Plano Martial Arts introduced Hapkido to it's students in the spring of 2000. It's effective approach to self-defense
and variety of techniques, built upon basic principles of body mechanics, makes it a welcome addition to the martial
arts program taught at PMA.
The style of Defensive Hapkido taught at PMA. is a realistic and versatile discipline of self protection that includes an
extensive variety of strikes, kicks, joint locks, pressure points, grappling and disarming techniques, using the mechanics
of the human body. The result is a practical, comprehensive Self Defense system that is enjoyable to learn and produces
effective results in realistic situations.
For additional information, ALL Hapkido students are encouraged to check PMA's Aiki Jujutsu page. Included on this page is
extremely important infomation, that is also critical, to the successful execution art of Hapkido. At their roots, Hapkido
and Aiki Jujutsu are very similar. All Hapkido students should understand the concepts outlined on the Aiki Jujutsu page.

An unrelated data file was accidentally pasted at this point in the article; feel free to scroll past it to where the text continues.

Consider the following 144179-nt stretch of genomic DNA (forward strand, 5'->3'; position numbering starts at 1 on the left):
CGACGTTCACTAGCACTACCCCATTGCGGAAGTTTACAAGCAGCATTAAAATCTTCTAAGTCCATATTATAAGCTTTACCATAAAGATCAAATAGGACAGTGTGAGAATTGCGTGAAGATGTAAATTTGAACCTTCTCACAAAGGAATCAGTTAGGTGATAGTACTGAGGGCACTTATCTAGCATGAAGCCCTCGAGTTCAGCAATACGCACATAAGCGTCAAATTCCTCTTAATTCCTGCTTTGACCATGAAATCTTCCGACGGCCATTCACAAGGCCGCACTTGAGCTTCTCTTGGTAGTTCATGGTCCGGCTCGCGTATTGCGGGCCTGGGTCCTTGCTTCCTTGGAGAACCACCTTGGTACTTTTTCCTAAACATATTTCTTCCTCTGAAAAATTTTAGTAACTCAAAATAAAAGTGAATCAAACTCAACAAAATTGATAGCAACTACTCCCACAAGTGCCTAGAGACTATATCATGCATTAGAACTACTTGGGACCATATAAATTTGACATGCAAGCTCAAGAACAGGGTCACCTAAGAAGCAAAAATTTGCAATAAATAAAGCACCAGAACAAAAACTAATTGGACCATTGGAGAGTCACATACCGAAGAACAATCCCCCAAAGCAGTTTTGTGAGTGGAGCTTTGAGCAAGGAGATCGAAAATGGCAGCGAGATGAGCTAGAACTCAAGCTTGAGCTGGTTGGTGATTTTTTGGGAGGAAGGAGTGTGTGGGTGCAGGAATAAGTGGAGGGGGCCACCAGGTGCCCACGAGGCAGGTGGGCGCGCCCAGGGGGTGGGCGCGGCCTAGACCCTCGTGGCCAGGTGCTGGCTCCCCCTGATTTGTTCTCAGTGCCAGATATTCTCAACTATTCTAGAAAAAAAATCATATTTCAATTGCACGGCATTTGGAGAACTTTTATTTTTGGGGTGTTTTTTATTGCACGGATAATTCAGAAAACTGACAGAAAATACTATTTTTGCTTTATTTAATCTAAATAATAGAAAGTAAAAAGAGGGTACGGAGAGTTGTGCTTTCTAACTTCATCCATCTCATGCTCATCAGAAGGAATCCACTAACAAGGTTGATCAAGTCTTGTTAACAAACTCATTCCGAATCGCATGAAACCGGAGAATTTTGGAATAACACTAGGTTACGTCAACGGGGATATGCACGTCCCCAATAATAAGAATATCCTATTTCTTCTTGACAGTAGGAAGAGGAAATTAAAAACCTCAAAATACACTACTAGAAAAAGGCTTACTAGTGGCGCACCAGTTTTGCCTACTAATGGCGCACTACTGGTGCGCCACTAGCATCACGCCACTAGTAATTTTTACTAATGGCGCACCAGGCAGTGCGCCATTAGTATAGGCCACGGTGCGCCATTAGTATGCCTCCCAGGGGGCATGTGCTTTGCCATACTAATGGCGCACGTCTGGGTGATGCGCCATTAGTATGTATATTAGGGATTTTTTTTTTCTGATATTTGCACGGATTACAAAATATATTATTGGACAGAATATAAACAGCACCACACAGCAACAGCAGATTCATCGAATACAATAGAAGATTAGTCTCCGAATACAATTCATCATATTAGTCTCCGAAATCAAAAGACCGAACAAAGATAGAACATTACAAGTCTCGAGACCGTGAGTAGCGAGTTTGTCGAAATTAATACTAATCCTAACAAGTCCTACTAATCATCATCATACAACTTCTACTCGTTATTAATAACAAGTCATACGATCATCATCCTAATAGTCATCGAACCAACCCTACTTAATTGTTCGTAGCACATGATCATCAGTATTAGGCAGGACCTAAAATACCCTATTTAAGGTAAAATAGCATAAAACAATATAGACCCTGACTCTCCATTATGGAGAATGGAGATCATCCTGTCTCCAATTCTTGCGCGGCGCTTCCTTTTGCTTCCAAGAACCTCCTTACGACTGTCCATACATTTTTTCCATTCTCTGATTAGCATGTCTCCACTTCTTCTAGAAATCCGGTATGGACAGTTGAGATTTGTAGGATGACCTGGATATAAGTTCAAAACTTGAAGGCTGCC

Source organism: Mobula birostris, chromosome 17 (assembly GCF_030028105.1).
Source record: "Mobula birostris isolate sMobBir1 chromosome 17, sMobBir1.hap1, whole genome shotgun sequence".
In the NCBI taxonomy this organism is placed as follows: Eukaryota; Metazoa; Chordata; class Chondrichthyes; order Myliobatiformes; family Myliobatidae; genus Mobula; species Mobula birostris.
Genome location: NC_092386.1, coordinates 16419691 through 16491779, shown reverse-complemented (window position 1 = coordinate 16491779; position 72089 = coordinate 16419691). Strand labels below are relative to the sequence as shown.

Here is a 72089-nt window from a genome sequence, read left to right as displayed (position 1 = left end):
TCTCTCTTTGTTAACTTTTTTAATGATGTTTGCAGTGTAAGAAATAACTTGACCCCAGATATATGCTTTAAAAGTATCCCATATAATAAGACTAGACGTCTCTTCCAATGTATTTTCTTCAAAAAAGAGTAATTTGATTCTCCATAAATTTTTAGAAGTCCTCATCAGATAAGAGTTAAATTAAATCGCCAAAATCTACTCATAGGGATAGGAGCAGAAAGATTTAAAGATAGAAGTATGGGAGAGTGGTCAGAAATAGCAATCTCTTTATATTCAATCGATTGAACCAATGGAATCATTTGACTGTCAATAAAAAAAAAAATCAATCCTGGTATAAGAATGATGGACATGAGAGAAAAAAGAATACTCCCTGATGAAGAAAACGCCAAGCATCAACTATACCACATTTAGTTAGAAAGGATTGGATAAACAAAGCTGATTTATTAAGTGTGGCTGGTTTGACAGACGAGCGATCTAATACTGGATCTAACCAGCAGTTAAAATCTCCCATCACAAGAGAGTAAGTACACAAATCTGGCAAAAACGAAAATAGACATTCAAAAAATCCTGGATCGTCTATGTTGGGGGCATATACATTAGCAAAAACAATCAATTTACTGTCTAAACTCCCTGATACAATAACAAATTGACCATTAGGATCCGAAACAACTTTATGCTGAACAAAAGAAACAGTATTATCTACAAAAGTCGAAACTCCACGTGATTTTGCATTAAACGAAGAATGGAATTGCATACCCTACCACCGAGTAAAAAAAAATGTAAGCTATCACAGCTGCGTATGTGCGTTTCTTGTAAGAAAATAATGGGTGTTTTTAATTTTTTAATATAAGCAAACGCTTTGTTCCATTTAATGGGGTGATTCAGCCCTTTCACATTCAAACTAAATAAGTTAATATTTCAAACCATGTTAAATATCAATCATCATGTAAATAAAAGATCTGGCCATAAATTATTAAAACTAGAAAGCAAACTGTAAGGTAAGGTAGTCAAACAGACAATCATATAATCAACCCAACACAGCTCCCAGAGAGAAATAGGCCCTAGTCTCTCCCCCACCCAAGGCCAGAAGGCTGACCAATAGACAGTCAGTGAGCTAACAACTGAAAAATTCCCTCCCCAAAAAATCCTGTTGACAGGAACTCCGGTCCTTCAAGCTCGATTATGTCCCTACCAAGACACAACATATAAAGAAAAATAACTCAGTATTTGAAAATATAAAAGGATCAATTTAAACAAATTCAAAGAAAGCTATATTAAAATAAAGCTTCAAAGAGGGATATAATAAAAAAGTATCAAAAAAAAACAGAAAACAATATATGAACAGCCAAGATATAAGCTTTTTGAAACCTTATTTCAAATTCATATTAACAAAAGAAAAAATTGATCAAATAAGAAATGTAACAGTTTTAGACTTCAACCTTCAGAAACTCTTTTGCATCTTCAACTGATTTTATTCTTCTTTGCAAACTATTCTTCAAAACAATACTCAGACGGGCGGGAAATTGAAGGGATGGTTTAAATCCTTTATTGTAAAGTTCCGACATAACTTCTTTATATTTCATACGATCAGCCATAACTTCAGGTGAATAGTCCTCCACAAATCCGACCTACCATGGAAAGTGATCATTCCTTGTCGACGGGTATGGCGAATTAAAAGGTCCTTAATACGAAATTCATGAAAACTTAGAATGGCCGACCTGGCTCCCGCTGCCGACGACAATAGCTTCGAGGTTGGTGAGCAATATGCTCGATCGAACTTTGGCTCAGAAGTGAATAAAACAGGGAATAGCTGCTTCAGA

These concepts are based on scientific principles of anatomy and biokinetics as well as psychology and strategy. It is well
suited for men and women of all sizes because physical strength and athletic abilities are not essential. The emphasis is on
redirecting the assailants' aggression and power back toward them with little effort and minimum force on your part.
Hapkido, at PMA is also ideal for those individuals ( for example, many women, busy professionals and law enforcement officers)
who do not have the time, desire or ability to commit themselves to the demanding study of a traditional Martial Art.
The essence of Defensive Hapkido, at PMA is strictly Self Defense. It is the synthesis of dynamic concepts, scientific principles,
realistic applications and plain common sense.
An essential part of the Defensive Hapkido program is the use of circular motions. A detailed explanation can be found on our
Ju Jutsu page. (Circle Theory of Movement) Students of all martial arts styles should be familiar with this information, it is
universal in all disciplines.
Finally, a critical aspect in Defensive Hapkido (or any martial art) is the reality that we are practicing in a classroom, a
studio, a dojo. In essence, a controlled environment. In class:
- We don't really strike our partner (the attacker) as a distraction or a stunning motion.
- Our partner (the attacker) knows what technique we are about to perform, the attacker doesn't. This foreknowledge would be extremely advantageous for the attacker.
- And lastly, we/they won't be standing still waiting to see what is coming.
When we remember to take these things into account, we wil be much more satisfied and successful in our training.